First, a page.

Davies, who had persuaded the BBC to revive the cult fantasy series Doctor Who (dormant since 1996), was instrumental in choosing Eccleston to play the ninth Doctor. A surprise choice, the actor won over many sceptical fans with his reading of the character: a playful, even manic, curiosity laced with moments of foreboding gloom. However, Eccleston quit the role after a single series. At the time it was officially explained that he wanted to avoid typecasting; but he later said, “I left Doctor Who because I could not get along with the senior people. I left because of politics. I did not see eye-to-eye with them. I didn’t agree with the way things were being run. I didn’t like the culture that had grown up around the series.... My face didn’t fit and I’m sure they were glad to see the back of me. The important thing is that I succeeded. It was a great part. I loved playing him. “

Since The Doctor, his highest-profile role to date, Eccleston has appeared in other fantasy roles. He was a character with the power of invisibility in the NBC TV series Heroes (US, 2007), the villainous Rider in the film adaptation of Susan Cooper’s young-adult novel The Dark Is Rising (US, 2007) and the similarly nefarious Destro in GI Joe: The Rise of Cobra (2009). In a BBC biopic, Lennon Naked (2009), he was cast as John Lennon. He played morally compromised characters in McGovern's Accused (BBC, 2010-12), and Bill Gallagher's Blackout (BBC, 2012), but the most powerful of his recent roles was as Joseph Bede, seemingly quiet consultant to a crime empire who shows his darker side when obliged to head up the operation, in the BBC’s labyrinthine seven-part noir thriller The Shadow Line (2011).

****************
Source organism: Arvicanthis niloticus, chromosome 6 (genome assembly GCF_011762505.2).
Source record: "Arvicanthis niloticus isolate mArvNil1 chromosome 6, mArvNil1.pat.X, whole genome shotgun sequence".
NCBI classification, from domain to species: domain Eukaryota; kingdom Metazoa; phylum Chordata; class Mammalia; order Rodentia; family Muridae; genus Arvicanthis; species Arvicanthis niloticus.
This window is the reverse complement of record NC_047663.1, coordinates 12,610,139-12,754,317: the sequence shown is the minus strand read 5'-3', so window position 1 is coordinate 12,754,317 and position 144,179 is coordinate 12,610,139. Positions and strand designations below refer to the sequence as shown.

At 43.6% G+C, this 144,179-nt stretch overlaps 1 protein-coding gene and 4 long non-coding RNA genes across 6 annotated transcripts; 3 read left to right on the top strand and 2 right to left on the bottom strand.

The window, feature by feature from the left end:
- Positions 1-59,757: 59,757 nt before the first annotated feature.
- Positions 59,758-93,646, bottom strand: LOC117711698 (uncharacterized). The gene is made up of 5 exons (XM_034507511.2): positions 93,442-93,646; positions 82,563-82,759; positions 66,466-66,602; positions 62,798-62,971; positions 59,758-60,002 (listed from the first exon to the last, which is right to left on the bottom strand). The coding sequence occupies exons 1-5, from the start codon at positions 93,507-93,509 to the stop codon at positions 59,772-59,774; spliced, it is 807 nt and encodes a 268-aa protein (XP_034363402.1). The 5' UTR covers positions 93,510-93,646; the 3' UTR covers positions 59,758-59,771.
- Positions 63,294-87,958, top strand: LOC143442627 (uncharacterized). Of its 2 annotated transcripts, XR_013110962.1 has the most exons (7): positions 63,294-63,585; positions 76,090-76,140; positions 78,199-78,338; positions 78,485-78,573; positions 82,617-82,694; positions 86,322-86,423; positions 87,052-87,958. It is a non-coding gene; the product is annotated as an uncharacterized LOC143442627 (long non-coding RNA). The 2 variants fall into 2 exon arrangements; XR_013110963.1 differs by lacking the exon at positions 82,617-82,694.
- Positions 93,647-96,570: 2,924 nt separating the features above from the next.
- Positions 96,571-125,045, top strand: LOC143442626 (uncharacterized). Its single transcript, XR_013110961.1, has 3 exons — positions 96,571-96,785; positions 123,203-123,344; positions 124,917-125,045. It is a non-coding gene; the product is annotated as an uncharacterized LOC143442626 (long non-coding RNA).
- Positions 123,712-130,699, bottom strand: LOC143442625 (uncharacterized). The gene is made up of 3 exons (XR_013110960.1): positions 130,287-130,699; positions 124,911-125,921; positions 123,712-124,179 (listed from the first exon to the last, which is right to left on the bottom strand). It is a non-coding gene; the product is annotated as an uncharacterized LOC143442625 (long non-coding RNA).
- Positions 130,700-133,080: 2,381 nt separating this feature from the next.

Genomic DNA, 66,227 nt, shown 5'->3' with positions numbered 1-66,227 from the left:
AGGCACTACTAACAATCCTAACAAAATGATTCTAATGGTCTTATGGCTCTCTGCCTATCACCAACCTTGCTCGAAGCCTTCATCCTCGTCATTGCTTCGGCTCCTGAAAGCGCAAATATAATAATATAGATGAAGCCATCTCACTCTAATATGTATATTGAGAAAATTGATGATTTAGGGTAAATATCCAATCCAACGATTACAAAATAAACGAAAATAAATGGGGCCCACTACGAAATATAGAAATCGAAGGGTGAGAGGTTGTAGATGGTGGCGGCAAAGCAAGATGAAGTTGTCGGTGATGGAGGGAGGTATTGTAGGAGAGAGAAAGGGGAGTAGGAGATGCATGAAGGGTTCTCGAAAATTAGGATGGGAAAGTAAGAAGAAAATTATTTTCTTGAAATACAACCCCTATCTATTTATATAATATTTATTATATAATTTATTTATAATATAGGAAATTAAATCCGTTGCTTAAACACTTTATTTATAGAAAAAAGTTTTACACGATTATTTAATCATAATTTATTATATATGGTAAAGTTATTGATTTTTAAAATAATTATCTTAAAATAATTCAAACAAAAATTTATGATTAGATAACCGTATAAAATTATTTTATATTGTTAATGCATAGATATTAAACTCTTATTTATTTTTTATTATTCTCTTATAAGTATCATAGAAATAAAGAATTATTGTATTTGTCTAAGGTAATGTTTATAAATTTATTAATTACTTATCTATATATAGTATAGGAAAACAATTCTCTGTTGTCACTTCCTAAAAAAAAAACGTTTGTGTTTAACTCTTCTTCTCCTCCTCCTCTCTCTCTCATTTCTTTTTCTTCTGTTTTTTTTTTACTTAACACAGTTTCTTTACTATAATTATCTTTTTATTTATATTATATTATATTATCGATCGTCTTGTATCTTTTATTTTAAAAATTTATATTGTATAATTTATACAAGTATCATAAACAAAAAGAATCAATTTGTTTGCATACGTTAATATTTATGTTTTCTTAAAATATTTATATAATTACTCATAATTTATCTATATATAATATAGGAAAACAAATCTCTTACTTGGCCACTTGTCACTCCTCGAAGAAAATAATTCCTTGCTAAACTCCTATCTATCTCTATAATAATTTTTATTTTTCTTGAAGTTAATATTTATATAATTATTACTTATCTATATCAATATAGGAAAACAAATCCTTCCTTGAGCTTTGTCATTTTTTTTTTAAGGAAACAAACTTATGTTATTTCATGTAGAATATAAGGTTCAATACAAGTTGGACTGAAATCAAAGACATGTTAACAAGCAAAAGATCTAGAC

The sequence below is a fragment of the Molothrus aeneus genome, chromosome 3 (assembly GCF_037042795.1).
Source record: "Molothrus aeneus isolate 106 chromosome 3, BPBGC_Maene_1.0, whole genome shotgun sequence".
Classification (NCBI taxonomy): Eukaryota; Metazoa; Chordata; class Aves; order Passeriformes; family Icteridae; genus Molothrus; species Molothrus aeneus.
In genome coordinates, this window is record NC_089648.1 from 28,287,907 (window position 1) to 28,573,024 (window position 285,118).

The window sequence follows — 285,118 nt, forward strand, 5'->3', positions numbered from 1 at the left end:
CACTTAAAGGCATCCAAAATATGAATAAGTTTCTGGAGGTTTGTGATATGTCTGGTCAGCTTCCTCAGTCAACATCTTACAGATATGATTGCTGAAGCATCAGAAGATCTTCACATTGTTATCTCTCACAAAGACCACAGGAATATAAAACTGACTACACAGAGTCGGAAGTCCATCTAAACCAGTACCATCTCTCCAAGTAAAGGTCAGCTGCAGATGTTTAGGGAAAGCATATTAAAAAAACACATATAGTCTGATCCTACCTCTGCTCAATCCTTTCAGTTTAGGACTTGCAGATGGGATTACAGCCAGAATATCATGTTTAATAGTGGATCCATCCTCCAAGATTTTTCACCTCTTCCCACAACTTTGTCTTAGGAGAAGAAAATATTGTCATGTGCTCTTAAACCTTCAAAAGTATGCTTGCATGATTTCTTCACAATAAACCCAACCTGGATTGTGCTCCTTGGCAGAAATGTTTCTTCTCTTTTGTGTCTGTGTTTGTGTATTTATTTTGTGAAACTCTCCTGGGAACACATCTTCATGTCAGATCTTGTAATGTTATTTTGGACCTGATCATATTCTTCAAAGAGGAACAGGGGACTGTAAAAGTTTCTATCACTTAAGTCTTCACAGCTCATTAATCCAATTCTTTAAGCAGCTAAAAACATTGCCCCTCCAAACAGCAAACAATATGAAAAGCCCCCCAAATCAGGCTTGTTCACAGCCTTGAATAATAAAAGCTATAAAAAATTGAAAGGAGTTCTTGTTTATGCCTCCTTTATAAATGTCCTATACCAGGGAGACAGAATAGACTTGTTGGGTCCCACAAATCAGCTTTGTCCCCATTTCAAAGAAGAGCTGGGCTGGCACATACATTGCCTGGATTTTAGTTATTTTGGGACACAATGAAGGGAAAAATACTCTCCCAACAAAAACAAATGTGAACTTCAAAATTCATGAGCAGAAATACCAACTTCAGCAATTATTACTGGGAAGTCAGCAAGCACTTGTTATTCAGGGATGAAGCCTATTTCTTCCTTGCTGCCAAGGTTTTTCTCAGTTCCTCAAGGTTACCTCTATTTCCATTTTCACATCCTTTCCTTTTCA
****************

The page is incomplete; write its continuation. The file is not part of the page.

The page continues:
Philip Kemp

More information


From the BFI's filmographic database

Related media

Selected credits

Thumbnail image of Anchoress (1993)Anchoress (1993)

Ravishingly photographed feature about a medieval girl's visions

Thumbnail image of Business With Friends (1992)Business With Friends (1992)

Powerful short about a British neo-Nazi on a trip to Germany

Thumbnail image of Clocking Off (2000-03)Clocking Off (2000-03)

Smart, lively series of urban stories created by rising star Paul Abbott

Thumbnail image of Cracker (1993-95, 1996, 2006)Cracker (1993-95, 1996, 2006)

Robbie Coltrane stars as a brilliant but flawed psychologist-detective

Thumbnail image of Hillsborough (1996)Hillsborough (1996)

Powerful drama about the 1989 football stadium tragedy and its aftermath

Thumbnail image of Othello (2001)Othello (2001)

Contemporary update, with Othello as the Met's first black head

Thumbnail image of Our Friends in the North (1996)Our Friends in the North (1996)

Epic portrait of four Newcastle friends, spanning the 1960s to the 1990s

Thumbnail image of Second Coming, The (2003)Second Coming, The (2003)

Visionary drama imagining the Son of God's reappearance in Manchester

Related collections

Thumbnail image of Doctor Who (1963-89, 2005-)Doctor Who (1963-89, 2005-)

Recently regenerated time-travelling adventures

Related people and organisations